VeeamZip.ps1 –VM “VM1” –Destination “E:\backups” –AutoDelete “Never” –Compression 5 –DisableQuiesce $false

Scheduling the script

scheduledtaskPick your poison when it comes to scheduling this script to run – I’ve chose the standard Windows Task Scheduler to do the job. So go ahead and create a scheduled task with whatever schedule you like within Windows –  The only really tricky part is passing the arguments to the script – the way I have done it is by selecting ‘Start a program’ as my action, passing the path to PowerShell.exe in my program script, then enclosing my string arguments in single quotes, and the complete arguments string in double quotes like below

Program/script: C:\Windows\System32\WindowsPowerShell\v1.0\powershell.exe

Add arguments: “c:\VeeamZip.ps1 –VM ‘VM1’ –Destination ‘E:\backups’ –AutoDelete ‘Never’ –Compression 5 –DisableQuiesce $false”

From there it’s a matter of creating as many scheduled tasks as you have VMs you want backed up, or modifying the script to backup all your VMs – Either way, as you can see, the Veeam Backup Free edition has received a nice little feature buried within the Update 2 release notes!!!!

Migrating workflows from one vCO server to another!

Although vCenter Orchestrator does offer an upgrade path for their appliances there are times where I have found myself needing to deploy a new one and migrate all of my configuration and workflows to it.  vCO has some great built in workflows that can configure itself, but nothing that really deals with workflows.  Sure, you can export and import workflows one at time using the client, which may be ok if you have 10 workflows, but what if you have 20, 40, 100 that you need to migrate.  That could get pretty monotonous.

The shear energy of a mouse click.

That’s right – who wants to exert all that energy of clicking on the mouse to get these workflows migrated when we can just orchestrate or automate it – after all, this is vCenter Orchestrator we are talking about.  vCO has a REST plugin that allows us to create workflows around any application that offers one, but did you know that vCO also has it’s own REST API available for us to use?  So that’s where I started with my task of migrating workflows and by the time I got to writing this post it truly ended up being a community effort.

“Steal from the best”

This was a quote that I seen on one of Alan Renouf’s slides during a VMworld presentation on PowerCLI.  “Steal from the best”, “Don’t re-invent the wheel” – sayings that have resonated with me for my entire career – Why re-do something if it has already been done.  So when I set out on this small project I ended up using two main sources; This post by William Lam on VirtuallyGhetto on how to use curl to export a single vCO workflow and this forum reply by igaydajiev who “showed me the light” on how to import a workflow back in!  Without these two guys I wouldn’t have been able to do any of this.

Enough already let’s get to it!

So I chose to go the PowerShell route to accomplish this as I’m not too familiar with the REST plugin for vCO.  As well, I am targeting only a certain category – so basically what the script does is take in the following parameters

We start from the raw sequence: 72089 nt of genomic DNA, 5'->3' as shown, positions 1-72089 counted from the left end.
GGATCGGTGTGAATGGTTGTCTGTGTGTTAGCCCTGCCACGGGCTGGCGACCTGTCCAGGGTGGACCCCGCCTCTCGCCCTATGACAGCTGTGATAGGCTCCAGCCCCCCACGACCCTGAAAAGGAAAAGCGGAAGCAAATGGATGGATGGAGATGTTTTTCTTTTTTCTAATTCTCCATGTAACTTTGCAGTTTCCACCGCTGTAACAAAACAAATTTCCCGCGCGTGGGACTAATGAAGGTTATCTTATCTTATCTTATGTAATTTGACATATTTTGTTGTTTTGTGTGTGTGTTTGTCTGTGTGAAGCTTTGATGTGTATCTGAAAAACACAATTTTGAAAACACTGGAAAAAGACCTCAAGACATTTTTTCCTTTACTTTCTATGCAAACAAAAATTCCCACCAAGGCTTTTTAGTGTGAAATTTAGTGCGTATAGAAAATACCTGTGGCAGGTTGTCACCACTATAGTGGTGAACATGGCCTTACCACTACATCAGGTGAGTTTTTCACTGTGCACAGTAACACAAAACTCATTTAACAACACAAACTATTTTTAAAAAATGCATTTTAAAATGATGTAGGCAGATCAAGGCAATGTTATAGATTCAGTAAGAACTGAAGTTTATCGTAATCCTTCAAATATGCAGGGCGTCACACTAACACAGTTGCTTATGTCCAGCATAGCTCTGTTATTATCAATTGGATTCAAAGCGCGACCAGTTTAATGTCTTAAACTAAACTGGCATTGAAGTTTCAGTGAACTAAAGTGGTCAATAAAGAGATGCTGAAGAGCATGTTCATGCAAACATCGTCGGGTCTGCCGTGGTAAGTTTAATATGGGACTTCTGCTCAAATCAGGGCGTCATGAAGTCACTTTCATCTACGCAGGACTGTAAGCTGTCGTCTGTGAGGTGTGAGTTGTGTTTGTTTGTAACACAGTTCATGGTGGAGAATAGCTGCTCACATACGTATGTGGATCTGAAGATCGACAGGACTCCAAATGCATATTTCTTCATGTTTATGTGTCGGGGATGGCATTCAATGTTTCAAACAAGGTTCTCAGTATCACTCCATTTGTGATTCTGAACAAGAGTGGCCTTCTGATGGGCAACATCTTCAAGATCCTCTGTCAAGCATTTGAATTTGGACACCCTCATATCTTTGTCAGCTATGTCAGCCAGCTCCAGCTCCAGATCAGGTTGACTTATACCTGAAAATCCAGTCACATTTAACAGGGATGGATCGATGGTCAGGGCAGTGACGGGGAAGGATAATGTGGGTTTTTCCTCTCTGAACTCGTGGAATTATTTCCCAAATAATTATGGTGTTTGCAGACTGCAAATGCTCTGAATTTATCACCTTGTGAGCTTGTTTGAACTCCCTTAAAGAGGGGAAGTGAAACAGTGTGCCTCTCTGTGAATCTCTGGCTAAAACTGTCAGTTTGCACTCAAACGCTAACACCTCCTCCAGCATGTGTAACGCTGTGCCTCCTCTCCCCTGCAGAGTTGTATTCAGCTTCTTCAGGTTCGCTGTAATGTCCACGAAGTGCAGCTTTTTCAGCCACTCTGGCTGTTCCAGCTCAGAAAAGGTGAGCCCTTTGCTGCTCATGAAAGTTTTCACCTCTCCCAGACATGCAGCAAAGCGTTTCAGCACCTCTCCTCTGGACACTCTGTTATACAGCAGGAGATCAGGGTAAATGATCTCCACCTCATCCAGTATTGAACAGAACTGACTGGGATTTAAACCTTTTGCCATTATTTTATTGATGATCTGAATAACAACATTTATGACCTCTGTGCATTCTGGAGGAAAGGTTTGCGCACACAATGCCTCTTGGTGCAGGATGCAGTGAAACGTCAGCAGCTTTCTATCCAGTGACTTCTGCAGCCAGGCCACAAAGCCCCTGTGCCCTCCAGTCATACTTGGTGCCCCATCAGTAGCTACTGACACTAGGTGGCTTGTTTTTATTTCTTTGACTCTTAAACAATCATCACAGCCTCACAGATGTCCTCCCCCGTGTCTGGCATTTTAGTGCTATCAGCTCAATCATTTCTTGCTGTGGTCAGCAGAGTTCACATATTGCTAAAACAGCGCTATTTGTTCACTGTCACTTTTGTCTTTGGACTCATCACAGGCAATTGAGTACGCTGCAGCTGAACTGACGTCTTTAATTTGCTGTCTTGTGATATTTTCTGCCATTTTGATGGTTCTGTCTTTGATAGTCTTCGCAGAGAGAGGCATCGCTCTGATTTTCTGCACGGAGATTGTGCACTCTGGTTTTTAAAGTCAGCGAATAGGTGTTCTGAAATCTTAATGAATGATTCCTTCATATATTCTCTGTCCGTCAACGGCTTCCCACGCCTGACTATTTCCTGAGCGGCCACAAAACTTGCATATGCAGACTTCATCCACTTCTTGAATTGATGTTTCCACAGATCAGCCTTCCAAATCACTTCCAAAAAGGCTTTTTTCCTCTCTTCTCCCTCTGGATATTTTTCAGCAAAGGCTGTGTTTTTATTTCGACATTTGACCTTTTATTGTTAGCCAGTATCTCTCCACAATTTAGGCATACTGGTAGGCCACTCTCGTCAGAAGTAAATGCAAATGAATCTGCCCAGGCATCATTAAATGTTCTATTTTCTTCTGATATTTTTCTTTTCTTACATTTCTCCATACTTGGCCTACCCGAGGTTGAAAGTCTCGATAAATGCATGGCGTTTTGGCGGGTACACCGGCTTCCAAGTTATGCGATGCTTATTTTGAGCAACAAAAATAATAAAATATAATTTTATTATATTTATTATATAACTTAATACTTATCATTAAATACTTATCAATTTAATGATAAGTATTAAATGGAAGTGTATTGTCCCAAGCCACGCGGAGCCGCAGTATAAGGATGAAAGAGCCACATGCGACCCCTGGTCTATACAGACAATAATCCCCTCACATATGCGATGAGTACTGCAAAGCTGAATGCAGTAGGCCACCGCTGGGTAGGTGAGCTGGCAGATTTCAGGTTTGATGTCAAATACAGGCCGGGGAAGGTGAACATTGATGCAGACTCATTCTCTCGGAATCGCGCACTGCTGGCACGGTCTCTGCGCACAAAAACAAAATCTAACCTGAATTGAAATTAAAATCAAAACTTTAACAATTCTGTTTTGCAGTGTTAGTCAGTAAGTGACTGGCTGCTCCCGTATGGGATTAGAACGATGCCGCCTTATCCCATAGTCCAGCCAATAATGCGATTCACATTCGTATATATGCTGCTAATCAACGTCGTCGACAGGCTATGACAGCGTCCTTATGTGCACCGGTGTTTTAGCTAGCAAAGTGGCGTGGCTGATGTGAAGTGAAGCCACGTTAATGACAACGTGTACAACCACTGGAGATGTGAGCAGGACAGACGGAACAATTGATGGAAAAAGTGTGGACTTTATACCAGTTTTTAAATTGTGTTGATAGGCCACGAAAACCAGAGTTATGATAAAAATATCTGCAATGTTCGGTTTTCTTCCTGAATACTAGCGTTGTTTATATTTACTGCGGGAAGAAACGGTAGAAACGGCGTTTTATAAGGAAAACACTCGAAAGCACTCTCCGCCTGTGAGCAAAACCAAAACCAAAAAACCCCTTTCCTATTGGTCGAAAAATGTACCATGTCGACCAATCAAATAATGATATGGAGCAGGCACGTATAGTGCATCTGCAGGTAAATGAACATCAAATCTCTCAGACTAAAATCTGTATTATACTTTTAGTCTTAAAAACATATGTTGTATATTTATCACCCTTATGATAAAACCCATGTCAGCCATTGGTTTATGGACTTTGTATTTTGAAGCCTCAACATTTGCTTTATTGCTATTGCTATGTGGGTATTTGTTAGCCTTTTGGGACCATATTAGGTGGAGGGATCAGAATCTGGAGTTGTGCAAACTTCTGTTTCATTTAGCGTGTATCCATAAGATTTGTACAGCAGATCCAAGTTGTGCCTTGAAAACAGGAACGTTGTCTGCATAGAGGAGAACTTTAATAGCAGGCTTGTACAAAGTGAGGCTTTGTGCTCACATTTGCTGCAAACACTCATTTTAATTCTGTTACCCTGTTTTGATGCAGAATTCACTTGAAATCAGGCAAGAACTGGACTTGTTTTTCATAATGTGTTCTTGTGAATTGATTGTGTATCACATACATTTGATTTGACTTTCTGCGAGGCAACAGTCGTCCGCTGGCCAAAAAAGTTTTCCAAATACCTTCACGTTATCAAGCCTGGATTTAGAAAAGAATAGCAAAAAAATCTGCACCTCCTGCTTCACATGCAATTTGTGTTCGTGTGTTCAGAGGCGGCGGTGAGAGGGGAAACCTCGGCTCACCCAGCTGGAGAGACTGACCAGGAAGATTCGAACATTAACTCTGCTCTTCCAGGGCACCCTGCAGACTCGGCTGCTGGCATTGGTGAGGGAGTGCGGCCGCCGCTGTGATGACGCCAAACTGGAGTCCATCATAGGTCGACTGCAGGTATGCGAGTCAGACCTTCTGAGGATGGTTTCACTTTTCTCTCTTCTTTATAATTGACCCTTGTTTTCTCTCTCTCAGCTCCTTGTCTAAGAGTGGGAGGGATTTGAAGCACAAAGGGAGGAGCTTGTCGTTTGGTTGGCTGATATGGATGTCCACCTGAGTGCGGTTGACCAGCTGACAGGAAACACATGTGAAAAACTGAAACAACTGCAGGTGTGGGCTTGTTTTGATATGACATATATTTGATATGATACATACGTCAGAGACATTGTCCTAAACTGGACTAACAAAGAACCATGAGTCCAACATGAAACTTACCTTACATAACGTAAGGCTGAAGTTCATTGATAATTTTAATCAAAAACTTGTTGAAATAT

• OldvCOServer – the old vCO appliance
  • OldvCOUser/OldvCOPass – credentials for the old appliance
  • OldvCOCategory – Category Name to export workflows from
  • TempFolder – Location to store the exported workflows
  • NewvCOServer – The new vCO appliance
  • NewvCOUser/NewvCOPass – credentials for the new appliance
  • NewvCOCategory – Category name on new server where you would like the worfkflows imported.

As far as an explanation I’ll just let you follow the code and figure it out.  It’s basically broke into two different sections; the export and the import.  During the import routine there is a little bit of crazy wonky code that gets the ID of the targeted category.  This is the only way I could figure out how to get it and I’m sure there is a way more efficient way of doing so, but for now, this will have to do.  Anyways, the script is shown below and is downloadable here.  

1
2
3
4
5
6
7
8
9
10
11
12
13
14
15
16
17
18
19
20
21
22
23
24
25
26
27
28
29
30
31
32
33
34
35
36
37
38
39
40
41
42
43
44
45
46
47
48
49
50
51
52
53
54
55
56
57
58
59
60
61
62
63
64
65
66
67
68
69
70
71
72
73
74
75
76
77
78
79
80
81
82
83
84
85
86
87
88
89
90
91
92
93
94
95
96
97
98
99
100
101
102
103
104
105
106
107
108
109
110
111
112
113
114
115
116
117
118
119
120
121
122
123
124
125
126
127
128
129
130
131
132
133
134
135
136
137
138
139
140
141
142
143
144
145
146
147
148
149
150
151
152
153
154
155
156
157
Param(
  [string]$oldvCOServer="localhost",
  [string]$oldvCOUser="vcoadmin",
  [string]$oldvCOPass="vcoadmin",
  [string]$oldvCOCategory="MyOldWorkflows",
  [string]$newvCOServer="localhost",
  [string]$newvCOUser="vcoadmin",
  [string]$newvCOPass="vcoadmin",
  [string]$newvCOCategory="MyWorkflows",
  [string]$TempFolder
)
 
# vCO Port
$vcoPort="8281"
 
# Type to handle self-signed certificates
add-type @"
    using System.Net;
    using System.Security.Cryptography.X509Certificates;
    public class TrustAllCertsPolicy : ICertificatePolicy {
        public bool CheckValidationResult(
            ServicePoint srvPoint, X509Certificate certificate,
            WebRequest request, int certificateProblem) {
            return true;
        }
    }
"@
[System.Net.ServicePointManager]::CertificatePolicy = New-Object TrustAllCertsPolicy